To address above-mentioned issues, I study two novel problems for signed social

networks mining, (1) unsupervised feature selection in signed social networks; and

(2) unsupervised sentiment analysis with signed social networks. To tackle the first problem, I propose a novel unsupervised feature selection framework SignedFS. In

particular, I model positive and negative links simultaneously for user preference

learning, and then embed the user preference learning into feature selection. To study the second problem, I incorporate explicit sentiment signals in textual terms and

implicit sentiment signals from signed social networks into a coherent model Signed-

Senti. Empirical experiments on real-world datasets corroborate the effectiveness of

these two frameworks on the tasks of feature selection and sentiment analysis.

Contributors

Agent

Created

Date Created
2017

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Sensing Human Sentiment via Social Media Images: Methodologies and Applications

Description

Social media refers computer-based technology that allows the sharing of information and building the virtual networks and communities. With the development of internet based services and applications, user can engage with social media via computer and smart mobile devices.

Social media refers computer-based technology that allows the sharing of information and building the virtual networks and communities. With the development of internet based services and applications, user can engage with social media via computer and smart mobile devices. In recent years, social media has taken the form of different activities such as social network, business network, text sharing, photo sharing, blogging, etc. With the increasing popularity of social media, it has accumulated a large amount of data which enables understanding the human behavior possible. Compared with traditional survey based methods, the analysis of social media provides us a golden opportunity to understand individuals at scale and in turn allows us to design better services that can tailor to individuals’ needs. From this perspective, we can view social media as sensors, which provides online signals from a virtual world that has no geographical boundaries for the real world individual's activity.

One of the key features for social media is social, where social media users actively interact to each via generating content and expressing the opinions, such as post and comment in Facebook. As a result, sentiment analysis, which refers a computational model to identify, extract or characterize subjective information expressed in a given piece of text, has successfully employs user signals and brings many real world applications in different domains such as e-commerce, politics, marketing, etc. The goal of sentiment analysis is to classify a user’s attitude towards various topics into positive, negative or neutral categories based on textual data in social media. However, recently, there is an increasing number of people start to use photos to express their daily life on social media platforms like Flickr and Instagram. Therefore, analyzing the sentiment from visual data is poise to have great improvement for user understanding.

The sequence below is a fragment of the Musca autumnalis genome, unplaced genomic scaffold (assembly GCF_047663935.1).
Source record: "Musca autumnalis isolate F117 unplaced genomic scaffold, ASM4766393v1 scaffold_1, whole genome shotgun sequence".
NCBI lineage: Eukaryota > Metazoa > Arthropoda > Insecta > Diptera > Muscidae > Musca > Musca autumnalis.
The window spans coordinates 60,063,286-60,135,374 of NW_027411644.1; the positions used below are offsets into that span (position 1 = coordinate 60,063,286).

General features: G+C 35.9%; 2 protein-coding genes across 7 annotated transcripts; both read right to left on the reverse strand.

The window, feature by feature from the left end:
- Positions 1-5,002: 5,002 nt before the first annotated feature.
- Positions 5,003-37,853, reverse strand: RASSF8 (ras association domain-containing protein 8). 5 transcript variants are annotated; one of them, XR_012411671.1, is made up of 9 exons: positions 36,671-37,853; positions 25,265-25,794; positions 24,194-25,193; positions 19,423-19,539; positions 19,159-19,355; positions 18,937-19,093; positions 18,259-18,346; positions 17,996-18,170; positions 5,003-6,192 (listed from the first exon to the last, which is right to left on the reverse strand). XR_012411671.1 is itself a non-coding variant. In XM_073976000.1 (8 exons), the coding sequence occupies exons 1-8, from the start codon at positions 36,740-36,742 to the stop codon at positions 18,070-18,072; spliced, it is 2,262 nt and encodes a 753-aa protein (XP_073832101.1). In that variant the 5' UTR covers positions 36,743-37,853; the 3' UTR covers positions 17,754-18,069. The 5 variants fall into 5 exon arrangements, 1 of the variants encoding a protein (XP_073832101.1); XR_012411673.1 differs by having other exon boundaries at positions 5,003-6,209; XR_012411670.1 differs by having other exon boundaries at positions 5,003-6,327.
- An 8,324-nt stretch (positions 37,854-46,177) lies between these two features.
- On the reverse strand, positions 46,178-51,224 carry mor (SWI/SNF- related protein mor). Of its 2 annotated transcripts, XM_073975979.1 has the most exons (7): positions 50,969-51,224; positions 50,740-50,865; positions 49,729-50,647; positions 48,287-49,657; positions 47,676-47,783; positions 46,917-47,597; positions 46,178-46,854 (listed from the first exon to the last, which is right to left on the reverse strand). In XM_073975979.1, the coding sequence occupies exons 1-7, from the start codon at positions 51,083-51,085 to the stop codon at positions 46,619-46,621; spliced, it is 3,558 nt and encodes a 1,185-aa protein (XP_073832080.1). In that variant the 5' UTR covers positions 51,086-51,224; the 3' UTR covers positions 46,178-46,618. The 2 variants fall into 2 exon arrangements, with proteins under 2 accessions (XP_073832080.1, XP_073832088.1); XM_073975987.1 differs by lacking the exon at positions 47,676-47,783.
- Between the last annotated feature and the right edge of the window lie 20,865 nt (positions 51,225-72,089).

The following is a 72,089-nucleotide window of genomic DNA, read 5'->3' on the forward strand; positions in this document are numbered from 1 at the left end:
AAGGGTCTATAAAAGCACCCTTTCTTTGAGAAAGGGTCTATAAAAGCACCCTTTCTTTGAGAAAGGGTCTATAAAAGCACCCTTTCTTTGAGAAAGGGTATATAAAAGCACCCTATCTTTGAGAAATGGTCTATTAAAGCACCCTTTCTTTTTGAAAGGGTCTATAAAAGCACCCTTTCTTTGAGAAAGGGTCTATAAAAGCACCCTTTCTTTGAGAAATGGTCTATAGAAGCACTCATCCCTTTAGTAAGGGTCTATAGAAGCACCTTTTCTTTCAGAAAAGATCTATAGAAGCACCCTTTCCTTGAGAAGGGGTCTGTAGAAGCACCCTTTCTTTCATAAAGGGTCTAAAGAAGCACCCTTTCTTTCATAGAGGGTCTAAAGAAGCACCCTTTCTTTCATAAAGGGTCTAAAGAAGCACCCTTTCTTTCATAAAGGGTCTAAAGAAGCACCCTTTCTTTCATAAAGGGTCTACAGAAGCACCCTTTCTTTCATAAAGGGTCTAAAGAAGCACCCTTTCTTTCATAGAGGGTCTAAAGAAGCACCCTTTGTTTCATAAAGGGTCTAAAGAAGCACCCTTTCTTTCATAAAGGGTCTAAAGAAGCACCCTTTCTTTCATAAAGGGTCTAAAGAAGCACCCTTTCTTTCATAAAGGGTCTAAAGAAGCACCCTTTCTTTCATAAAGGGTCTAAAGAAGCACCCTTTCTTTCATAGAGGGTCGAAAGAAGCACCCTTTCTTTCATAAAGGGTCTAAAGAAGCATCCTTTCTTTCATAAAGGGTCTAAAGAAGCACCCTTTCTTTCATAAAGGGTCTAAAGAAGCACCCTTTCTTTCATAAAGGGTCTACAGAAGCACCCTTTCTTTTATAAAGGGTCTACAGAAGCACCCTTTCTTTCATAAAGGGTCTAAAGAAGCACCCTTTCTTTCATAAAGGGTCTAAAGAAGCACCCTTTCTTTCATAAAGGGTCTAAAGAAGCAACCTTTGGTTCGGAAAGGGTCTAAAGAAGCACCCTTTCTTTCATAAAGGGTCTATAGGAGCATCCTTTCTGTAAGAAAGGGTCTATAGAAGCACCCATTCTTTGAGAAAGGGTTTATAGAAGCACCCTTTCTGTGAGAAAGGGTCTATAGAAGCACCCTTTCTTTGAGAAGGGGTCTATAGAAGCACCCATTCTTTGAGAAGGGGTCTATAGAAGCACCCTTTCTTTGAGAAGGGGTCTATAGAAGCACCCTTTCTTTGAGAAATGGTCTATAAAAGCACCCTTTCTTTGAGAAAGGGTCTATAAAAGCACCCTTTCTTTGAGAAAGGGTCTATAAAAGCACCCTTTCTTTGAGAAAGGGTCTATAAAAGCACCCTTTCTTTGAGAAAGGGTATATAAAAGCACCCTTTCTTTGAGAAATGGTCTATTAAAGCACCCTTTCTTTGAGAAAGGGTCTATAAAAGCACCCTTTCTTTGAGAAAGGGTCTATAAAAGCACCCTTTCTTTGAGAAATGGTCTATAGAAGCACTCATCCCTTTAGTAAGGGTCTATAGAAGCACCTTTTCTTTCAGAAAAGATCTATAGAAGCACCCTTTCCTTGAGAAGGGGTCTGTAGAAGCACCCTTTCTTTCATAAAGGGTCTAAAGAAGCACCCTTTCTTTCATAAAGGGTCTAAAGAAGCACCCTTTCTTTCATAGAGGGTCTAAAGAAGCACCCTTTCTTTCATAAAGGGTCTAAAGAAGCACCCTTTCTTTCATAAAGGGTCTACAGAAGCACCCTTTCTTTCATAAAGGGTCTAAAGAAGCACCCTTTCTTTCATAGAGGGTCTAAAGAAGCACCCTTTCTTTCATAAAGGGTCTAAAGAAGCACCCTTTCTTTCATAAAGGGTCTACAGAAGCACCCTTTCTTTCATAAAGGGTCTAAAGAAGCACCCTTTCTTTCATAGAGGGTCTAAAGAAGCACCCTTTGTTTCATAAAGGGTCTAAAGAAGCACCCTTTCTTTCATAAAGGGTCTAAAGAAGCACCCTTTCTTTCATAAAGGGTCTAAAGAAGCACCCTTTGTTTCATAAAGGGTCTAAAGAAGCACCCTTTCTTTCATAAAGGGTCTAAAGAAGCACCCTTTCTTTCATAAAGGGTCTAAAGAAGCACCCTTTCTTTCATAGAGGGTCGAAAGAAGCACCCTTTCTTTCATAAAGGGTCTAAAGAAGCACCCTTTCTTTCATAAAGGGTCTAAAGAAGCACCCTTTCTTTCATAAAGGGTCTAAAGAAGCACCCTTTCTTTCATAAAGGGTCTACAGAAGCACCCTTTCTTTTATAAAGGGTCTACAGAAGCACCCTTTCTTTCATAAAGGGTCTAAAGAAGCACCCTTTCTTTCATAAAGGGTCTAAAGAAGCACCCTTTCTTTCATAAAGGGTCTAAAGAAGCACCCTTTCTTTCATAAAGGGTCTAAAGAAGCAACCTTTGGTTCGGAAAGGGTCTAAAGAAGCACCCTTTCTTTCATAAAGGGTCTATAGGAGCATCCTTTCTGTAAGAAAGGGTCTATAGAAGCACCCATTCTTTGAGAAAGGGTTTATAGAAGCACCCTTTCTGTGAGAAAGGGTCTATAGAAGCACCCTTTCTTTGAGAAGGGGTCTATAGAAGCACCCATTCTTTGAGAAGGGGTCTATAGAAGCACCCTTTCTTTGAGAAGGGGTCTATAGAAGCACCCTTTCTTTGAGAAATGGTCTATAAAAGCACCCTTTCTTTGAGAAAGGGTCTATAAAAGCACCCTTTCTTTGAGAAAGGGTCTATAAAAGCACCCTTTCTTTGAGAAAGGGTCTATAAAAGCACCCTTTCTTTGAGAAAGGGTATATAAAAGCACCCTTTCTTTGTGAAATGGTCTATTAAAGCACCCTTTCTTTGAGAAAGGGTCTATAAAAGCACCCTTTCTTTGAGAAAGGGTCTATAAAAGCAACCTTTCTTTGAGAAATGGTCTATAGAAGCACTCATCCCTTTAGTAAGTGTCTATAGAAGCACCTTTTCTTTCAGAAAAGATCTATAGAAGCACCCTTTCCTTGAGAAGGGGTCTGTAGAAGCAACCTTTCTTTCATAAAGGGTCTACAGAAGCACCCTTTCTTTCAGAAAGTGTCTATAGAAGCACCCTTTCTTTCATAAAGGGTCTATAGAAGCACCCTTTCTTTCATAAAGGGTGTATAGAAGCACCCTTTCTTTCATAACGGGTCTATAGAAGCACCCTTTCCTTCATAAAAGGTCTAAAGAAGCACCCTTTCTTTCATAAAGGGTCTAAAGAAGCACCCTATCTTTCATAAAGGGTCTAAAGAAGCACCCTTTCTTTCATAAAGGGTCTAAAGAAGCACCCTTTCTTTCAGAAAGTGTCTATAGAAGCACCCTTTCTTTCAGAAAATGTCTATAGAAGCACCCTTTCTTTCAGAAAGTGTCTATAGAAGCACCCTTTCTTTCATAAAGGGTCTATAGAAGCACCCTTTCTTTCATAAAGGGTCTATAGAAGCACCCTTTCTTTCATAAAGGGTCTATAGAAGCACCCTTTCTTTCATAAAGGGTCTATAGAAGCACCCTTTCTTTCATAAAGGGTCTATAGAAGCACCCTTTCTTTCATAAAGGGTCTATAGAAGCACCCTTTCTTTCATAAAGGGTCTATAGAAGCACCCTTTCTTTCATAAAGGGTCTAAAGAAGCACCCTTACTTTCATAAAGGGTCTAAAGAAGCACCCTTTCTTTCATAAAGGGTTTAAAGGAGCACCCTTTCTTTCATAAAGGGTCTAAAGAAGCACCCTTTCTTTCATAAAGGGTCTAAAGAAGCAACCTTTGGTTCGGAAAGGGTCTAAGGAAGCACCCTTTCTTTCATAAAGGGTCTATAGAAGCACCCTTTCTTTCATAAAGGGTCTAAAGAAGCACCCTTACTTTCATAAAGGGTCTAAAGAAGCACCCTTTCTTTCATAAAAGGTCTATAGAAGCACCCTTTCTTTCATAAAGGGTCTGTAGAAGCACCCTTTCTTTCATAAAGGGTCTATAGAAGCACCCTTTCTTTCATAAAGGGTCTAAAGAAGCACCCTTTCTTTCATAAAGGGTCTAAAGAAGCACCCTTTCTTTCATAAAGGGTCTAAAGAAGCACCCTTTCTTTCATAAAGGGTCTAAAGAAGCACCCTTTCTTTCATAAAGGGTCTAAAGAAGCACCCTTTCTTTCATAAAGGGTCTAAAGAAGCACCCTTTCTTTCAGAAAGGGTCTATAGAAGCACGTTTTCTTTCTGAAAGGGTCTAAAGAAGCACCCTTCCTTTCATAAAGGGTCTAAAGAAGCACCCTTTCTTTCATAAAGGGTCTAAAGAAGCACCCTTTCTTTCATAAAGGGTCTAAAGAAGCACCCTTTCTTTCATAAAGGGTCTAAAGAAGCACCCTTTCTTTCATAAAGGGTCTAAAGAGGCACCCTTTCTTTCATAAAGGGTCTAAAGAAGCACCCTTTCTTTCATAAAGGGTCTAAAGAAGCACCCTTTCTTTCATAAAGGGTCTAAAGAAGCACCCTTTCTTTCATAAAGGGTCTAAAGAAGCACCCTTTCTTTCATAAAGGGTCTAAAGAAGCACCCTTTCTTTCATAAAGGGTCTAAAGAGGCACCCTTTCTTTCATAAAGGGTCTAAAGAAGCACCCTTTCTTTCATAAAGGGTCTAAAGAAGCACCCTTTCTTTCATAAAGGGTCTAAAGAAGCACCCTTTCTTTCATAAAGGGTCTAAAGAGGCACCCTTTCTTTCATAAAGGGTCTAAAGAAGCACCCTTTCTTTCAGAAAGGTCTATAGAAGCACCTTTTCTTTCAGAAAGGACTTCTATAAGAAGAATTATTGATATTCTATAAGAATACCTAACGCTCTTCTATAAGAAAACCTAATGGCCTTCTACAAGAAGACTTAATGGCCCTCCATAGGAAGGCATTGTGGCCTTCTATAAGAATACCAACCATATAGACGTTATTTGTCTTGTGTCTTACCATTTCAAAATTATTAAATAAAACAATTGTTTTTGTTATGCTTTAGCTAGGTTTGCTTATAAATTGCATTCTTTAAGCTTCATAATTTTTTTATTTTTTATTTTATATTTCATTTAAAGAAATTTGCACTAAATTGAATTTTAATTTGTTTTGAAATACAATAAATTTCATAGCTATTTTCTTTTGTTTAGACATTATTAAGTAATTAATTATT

In this dissertation, I study the problem of understanding human sentiments from large scale collection of social images based on both image features and contextual social network features. We show that neither

visual features nor the textual features are by themselves sufficient for accurate sentiment prediction. Therefore, we provide a way of using both of them, and formulate sentiment prediction problem in two scenarios: supervised and unsupervised. We first show that the proposed framework has flexibility to incorporate multiple modalities of information and has the capability to learn from heterogeneous features jointly with sufficient training data. Secondly, we observe that negative sentiment may related to human mental health issues. Based on this observation, we aim to understand the negative social media posts, especially the post related to depression e.g., self-harm content. Our analysis, the first of its kind, reveals a number of important findings. Thirdly, we extend the proposed sentiment prediction task to a general multi-label visual recognition task to demonstrate the methodology flexibility behind our sentiment analysis model.

Contributors

Agent

Created

Date Created
2018